There is a tension between purpose and growth. When a brand sets its sights on growth alone it can lose its way and crash its brand.
In 2007 Volkswagen set a lofty goal for itself: to become the world’s largest automaker by 2018. The company achieved its goal three years ahead of plan.
The Globe and Mail reported in July of this year, “Volkswagen overtook Toyota as the world’s largest carmaker by sales in the first half year, achieving its long-held ambition three years ahead of target.”
Now, a little over sixty days later, the wheels are falling off the VW bus. The company’s stock is down nearly twenty percent and the company is reeling from revelations that it willfully circumvented the clean air regulations.
To improve its emissions, likely with the objective to increase vehicle sales, Volkswagen equipped its diesel cars with a “defeat device.” The device detects when a vehicle is undergoing an emissions test, and it turns on all of the car’s emissions control systems. After the test is over the device switches off the controls. This improves performance, but also allows the car to pollute up to forty times over the allowable limits.
This is shocking. Consumers buying VW and Audi TDI vehicles believed they were buying a more efficient and more environmentally friendly vehicle, but the reality is much different.
Volkswagen’s pursuit of growth caused it to ignore its values and crash its brand.
Growth Is Not Purpose
What does it mean to be the world’s largest automaker?
Being the biggest has its benefits. Increased economies of scale can enhance the company’s buying power. More cars on the road can generate higher brand awareness.
Probably the biggest reason to become the largest is to claim you’re the largest. Being the largest automaker has a king of the castle kind of ring to it. It’s a psychological achievement for the executive team.
But how does that translate as a benefit for the consumer?
Roger Martin writes in Playing To Win, “Starbucks, Nike, and McDonald’s, each massively successful in its own way, frame their ambitions around their customers. And note the tenor of those aspirations: Nike wants to serve every athlete (not just some of them); McDonald’s wants to be its customers’ first place to eat (not just a convenient choice for families to go). Each company doesn’t want to serve customers; it wants to win with them.”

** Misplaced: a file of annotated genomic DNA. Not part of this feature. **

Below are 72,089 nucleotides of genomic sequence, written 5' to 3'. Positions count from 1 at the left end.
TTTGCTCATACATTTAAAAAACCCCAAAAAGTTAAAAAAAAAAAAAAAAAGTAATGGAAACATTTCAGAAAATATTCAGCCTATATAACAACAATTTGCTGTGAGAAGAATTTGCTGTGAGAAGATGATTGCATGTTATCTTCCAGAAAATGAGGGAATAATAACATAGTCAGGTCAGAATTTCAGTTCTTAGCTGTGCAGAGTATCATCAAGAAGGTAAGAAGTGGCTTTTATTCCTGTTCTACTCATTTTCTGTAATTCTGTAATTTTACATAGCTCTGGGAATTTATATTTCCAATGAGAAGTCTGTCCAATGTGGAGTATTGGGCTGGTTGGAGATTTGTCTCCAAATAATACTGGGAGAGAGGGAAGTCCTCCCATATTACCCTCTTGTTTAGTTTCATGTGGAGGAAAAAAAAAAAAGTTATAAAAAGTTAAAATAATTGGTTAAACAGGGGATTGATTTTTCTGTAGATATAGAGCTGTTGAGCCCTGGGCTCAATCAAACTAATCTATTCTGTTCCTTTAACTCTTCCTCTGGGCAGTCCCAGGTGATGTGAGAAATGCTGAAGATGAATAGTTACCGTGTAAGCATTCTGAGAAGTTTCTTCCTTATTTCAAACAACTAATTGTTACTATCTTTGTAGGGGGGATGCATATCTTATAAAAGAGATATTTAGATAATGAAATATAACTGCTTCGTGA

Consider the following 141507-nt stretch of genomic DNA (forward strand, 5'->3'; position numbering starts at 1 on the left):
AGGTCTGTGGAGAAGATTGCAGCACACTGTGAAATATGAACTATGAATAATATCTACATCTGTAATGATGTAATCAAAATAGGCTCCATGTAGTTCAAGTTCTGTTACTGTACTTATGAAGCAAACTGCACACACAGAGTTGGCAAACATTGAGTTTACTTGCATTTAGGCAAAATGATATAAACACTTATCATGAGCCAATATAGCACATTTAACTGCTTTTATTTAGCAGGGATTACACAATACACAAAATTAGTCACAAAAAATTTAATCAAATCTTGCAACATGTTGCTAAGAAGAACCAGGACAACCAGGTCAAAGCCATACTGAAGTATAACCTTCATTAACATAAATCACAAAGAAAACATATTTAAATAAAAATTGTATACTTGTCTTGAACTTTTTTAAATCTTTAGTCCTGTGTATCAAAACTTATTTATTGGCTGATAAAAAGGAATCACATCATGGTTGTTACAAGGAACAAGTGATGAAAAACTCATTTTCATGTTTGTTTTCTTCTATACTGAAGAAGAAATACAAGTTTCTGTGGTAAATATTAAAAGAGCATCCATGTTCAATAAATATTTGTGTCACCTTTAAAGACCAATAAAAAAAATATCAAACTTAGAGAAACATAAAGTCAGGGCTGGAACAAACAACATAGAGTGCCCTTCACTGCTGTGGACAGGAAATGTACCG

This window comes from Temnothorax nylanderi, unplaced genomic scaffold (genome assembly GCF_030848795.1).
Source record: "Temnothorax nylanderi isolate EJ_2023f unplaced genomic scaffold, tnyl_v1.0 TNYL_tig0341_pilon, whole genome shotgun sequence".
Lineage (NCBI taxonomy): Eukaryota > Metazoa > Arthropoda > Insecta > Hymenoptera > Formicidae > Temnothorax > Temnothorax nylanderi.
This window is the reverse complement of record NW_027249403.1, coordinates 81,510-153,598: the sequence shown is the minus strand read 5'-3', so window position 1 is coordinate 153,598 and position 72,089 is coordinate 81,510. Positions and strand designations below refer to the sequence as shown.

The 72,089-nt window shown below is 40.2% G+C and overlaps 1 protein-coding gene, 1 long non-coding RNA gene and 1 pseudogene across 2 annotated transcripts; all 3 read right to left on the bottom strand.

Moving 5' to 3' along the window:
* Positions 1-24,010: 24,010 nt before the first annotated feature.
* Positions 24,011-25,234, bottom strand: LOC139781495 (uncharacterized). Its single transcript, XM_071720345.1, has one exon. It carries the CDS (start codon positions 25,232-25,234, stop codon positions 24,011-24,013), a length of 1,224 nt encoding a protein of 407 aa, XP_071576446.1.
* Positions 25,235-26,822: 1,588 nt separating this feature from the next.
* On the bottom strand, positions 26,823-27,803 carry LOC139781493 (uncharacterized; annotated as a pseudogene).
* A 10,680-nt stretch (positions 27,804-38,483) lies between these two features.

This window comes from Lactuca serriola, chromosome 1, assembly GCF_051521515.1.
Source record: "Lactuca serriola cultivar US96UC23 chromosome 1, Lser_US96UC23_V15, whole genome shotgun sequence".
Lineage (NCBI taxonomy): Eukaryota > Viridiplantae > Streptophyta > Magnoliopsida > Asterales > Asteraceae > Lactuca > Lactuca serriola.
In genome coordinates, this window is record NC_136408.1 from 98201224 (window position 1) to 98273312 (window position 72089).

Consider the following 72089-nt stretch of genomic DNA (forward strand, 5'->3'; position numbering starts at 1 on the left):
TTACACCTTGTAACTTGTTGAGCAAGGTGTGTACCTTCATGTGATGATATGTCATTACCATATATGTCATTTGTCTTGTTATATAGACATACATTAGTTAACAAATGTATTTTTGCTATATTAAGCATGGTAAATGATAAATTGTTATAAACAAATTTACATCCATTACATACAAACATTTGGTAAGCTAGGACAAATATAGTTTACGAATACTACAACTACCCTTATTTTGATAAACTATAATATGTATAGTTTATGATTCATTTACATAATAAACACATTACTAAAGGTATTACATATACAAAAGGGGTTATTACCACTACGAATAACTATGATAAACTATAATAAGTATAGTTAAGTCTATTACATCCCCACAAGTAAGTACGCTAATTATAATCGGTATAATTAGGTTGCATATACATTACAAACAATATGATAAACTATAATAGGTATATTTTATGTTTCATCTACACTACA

Volkswagen does not have the same tenor of purpose. Becoming the world’s largest automaker has nothing to do with the customer, and everything to do with the egos of VW’s leadership team.
VW Built a Brand With Purpose
What I find disturbing about the latest news surrounding VW is they tarnished an iconic brand. And they tarnished it for short term gains.
Volkswagen was founded with a purpose; it was the “People’s Car.”
In the early 1930s, most Germans could not afford a car. The German auto industry was largely composed of luxury vehicles, and only one in fifty Germans owned a car. The population used motorcycles instead.
In 1933 the German government got involved. They wanted German citizens to have the same access to a car as Americans. The People’s Car project set out to create a small, cheap rear engined car for the average person.
The vehicle, which became the Volkswagen Bug, had to adhere to two criteria:
- Capable of transporting two adults and three children at 100 kilometres per hour.
- Available to citizens for about the price of a small motorcycle.
These are incredibly clear and compelling guidelines for a brand. They stated the why, the what, and the who:
- Why: Make a car that’s accessible for anyone — the People’s Car.
- What: A small, cheap rear engined car that two adults and three children could ride in at 100 kilometres per hour.
- Who: Families and average people.
A purpose doesn’t get much clearer than that.